One of the challenges in practicing illustration is steering clear of the cliches that saturate the design world. The ubiquitous trend of the moment appears to be the chevron pattern. First lauded in the pages of the now-defunct Domino Magazine which was laid to rest in 2009, the chevron pattern was used first in chic area rugs and bed linens. Five years later, it’s on everything from blouses to Christmas cards. I am bored to tears by this pattern, as much as I genuinely liked it at first. When you see something everywhere it loses it’s potency. Another such cliche is the “Keep Calm and Carry On” poster, which also took flight as a trend via Domino Magazine. Now part of the public domain, this World War II era poster is now re-purposed by Paper Source and other trendy stationers on cocktail platters that say “Stay Calm and Eat Latkes.” Jesus! Could this be any more a grotesque distortion of the purpose of these posters — to assuage the fear of Londoners during the extended arial bombing of their city? WTF Paper Source? Not to point fingers, but I now look to Paper Source if I want to know what to avoid drawing for my clients. Right now, they’re showing a lot of octopus-strewn paper products, owls (a now nauseating trend since 2010 or so), prisms, mason jars, and still (!) the ever-present deer with antlers.
If I am 100% honest, I am guilty of following trends in my own work too. My logo for Vigilante Paper is surrounded by antlers. (I’ll be changing my logo in 2014.). Similarly, I offer a really fun wedding invitation on my shop that features a prism-esque pattern. Perhaps the most difficult for me, as an illustrator and hand-letterer is the proliferation of “naive lettering” which everyone & their step-brother is attempting — in particular in the manner of the talented Anna Bond of Rifle Paper. I feel bad for Mrs. Bond: she was so original and cool that the establishment has stolen her great ideas. Her calligraphic approach to lettering has snowballed into a naive movement of sorts — especially now at the holidays when you’ll see Happy Holidays printed in gold foil cursive. It’s not easy to stay ahead of the curve. And it’s not easy to drop one of your signature moves (in my case, naive lettering) once it becomes an official trend on the shelves of Paper Source. One must keep inventing new drawings and themes and stylistic forms to stay relevant and not get sucked off the cliff, an illustrator lemming.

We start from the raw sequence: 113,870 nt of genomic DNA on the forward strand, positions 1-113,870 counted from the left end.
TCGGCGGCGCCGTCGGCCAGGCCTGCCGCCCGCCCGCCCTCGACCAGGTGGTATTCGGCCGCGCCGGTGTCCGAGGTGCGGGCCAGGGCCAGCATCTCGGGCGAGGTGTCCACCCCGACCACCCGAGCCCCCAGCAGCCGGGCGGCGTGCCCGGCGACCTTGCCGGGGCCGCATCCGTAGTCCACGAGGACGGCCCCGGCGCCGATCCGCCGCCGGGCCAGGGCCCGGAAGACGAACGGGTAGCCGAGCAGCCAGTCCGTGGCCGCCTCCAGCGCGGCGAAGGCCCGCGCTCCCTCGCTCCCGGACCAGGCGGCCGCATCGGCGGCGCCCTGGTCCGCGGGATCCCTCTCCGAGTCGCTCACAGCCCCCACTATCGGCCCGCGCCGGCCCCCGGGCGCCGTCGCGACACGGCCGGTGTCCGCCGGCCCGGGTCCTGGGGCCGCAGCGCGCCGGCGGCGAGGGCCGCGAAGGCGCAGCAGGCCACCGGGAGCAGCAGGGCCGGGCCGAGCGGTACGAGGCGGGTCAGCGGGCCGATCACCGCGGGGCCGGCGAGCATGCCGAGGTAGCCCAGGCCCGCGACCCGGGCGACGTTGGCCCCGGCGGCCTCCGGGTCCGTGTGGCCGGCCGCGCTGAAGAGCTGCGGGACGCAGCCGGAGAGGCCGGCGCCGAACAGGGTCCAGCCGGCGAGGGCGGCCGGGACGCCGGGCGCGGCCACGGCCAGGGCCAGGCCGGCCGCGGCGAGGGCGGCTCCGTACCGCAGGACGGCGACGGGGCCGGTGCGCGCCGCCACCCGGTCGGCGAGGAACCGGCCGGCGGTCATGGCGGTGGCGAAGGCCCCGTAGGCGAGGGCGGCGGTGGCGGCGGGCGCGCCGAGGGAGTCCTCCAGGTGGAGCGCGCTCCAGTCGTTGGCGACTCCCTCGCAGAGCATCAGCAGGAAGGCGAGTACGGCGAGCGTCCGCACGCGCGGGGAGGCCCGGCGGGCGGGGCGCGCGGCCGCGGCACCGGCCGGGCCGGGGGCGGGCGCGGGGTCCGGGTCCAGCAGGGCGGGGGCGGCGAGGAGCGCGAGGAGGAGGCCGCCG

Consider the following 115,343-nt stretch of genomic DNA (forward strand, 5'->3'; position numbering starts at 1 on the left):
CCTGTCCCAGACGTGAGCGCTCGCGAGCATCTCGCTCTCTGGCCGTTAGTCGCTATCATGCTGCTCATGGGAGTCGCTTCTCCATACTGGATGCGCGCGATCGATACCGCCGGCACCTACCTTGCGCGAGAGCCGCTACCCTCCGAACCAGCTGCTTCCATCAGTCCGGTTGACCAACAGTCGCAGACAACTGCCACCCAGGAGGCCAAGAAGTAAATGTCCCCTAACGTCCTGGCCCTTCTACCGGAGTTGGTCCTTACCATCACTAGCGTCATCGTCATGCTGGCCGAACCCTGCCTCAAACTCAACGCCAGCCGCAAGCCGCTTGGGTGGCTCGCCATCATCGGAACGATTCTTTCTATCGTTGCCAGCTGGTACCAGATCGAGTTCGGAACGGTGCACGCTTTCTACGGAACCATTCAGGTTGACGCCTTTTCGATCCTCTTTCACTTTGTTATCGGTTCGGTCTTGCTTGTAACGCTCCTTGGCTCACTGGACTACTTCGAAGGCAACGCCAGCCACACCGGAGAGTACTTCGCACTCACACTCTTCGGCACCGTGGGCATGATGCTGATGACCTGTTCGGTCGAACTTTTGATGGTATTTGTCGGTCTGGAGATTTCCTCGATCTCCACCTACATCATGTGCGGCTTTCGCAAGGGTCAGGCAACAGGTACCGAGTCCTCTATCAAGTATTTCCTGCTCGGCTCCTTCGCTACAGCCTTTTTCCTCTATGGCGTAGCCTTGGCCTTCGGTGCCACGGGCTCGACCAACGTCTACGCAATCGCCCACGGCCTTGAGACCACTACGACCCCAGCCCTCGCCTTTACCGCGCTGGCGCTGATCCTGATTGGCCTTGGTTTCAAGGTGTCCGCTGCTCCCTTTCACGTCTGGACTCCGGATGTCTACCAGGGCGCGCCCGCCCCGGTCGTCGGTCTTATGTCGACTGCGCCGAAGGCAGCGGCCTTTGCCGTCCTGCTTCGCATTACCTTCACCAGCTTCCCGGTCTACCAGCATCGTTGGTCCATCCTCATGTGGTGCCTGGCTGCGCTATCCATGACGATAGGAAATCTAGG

One of my goals as an artist is to seek inspiration from within and bring it to paper. And also to crush convention. Why can’t a wedding invitation feature a VW Bus? Why can’t a birthday party invitation just feature a bunch of trees and a hammock? Can a holiday card reference Soviet style from the 1970s? The longer I am in the marketplace as a stationer, the longer I realize that it’s pointless to look at what others are doing. It will flavor your work subconsciously and taint your original ideas. At least this is what is working for me right now. And that is why you will not be finding a chevron pattern on my holiday card this year. But you might indeed find a weird portrait of Yul Brenner. Or a bowl of acorns. Or anything else amusing and out of the depths of my perverse noggin.